Headed for a lower standard of living?

The amount of oil that is extracted from the ground each year has been close to flat since 2005, regardless of what has happened to price. Since world population has been growing, this means less and less is available for each person. We use oil in many important ways, including growing food, manufacturing and transporting goods, and in some parts of the world, heating homes. There is a clear tie of oil with standard of living. If we have less oil, the tendency is for people’s standard of living to drop.

Figure 1. OPEC and Non-OPEC Oil Production, Compared to Oil Price. (Production is Crude and Condensate from EIA.)

The “natural” approach for fixing this problem is recession and debt defaults. With limited oil supply, oil prices rise. As oil prices rise, the higher prices leave less funding for everything else, because oil is important for many necessities–food and commuting expenses particularly. A person who pays more for food and commuting expenses will cut back on discretionary spending. This leads to layoffs in market segments affected by cutbacks in discretionary spending–especially construction of new homes, building of cars, restaurant spending, and donations to charitable organizations. Those laid off tend to default on loans. Others default as well, especially those who were living “at the edge,” before oil prices rose.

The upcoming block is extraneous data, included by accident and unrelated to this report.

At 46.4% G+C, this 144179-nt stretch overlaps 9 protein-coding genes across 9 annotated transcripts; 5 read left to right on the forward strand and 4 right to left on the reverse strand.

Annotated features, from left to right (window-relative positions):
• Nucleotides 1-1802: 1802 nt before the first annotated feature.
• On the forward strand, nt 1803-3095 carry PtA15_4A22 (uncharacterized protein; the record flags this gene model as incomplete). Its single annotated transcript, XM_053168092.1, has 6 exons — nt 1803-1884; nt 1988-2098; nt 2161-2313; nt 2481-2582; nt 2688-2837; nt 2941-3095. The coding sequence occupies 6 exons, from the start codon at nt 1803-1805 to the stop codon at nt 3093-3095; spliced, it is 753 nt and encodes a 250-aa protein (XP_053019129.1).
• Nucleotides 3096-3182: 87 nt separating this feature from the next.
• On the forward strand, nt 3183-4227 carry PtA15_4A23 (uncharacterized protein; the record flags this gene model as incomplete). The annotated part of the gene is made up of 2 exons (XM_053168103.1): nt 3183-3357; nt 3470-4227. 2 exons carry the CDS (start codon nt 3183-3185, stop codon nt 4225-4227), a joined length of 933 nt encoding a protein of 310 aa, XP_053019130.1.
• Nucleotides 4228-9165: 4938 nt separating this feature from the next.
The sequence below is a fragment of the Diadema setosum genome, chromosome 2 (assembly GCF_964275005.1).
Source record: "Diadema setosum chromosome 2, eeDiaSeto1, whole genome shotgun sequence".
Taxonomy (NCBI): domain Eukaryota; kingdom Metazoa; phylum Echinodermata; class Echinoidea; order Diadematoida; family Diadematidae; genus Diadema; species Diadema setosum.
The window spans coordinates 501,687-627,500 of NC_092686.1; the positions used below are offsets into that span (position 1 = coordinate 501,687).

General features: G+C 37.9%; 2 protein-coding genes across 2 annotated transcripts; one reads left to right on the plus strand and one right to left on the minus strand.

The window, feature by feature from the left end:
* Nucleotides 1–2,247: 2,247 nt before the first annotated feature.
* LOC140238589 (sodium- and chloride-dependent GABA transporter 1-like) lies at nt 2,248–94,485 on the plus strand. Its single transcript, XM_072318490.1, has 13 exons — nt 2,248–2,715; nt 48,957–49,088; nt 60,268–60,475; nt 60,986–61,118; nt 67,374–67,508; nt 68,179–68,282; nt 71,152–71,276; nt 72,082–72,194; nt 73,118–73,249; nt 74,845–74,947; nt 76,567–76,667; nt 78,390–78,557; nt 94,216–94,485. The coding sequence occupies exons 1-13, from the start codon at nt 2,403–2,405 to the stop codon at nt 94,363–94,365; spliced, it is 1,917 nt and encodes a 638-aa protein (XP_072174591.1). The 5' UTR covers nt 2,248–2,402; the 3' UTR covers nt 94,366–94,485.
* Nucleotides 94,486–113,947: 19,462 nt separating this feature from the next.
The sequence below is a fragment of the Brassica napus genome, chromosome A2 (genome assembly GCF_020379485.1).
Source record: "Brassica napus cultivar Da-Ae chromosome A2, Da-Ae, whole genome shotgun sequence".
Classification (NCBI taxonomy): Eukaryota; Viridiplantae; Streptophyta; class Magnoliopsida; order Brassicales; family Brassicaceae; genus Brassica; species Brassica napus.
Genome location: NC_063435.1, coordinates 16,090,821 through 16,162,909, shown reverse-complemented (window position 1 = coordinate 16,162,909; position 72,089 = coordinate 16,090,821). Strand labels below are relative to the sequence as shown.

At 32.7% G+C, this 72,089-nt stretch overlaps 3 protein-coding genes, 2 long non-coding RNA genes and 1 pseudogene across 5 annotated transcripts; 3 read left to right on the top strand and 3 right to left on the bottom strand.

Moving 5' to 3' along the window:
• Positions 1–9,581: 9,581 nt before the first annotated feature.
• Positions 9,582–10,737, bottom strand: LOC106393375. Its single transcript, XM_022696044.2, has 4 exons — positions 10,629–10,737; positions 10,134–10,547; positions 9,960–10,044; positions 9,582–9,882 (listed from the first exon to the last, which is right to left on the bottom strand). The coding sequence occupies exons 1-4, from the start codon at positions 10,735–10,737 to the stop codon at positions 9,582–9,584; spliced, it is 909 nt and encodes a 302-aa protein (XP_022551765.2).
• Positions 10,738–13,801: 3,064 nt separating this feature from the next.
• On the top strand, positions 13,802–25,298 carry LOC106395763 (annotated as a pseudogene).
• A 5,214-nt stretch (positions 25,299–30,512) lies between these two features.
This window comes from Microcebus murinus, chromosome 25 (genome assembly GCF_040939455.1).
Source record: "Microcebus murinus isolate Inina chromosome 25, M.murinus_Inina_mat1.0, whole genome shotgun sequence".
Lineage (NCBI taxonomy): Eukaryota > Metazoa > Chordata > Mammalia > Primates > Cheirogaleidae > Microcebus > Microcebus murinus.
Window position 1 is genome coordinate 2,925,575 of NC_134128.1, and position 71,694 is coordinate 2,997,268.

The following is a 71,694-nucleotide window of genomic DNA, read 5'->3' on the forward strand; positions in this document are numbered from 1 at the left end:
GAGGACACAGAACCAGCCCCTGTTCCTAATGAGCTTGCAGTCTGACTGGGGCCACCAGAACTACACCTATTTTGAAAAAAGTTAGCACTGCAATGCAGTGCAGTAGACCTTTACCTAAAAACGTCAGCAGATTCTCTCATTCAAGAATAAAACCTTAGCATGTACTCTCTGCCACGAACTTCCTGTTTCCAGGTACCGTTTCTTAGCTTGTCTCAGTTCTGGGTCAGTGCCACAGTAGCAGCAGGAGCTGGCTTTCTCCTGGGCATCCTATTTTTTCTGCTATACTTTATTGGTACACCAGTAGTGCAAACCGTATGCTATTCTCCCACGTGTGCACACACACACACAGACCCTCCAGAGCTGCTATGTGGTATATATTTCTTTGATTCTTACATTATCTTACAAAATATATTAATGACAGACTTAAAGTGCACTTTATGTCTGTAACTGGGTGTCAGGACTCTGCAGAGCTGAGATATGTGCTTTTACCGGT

The government tries to fix the problem by “stimulus,” and temporarily “fixes” the situation. This temporarily hides the situation in the governmental sector. What happens, though, is that the government finds itself with increasing debt levels because of its stimulus efforts, and inadequate taxes, because so many have been laid off work, and are not contributing to the tax base.

All of this leads to governmental debt problems, including the United States’ problems with debt limits, and the problems many European countries are having with debt.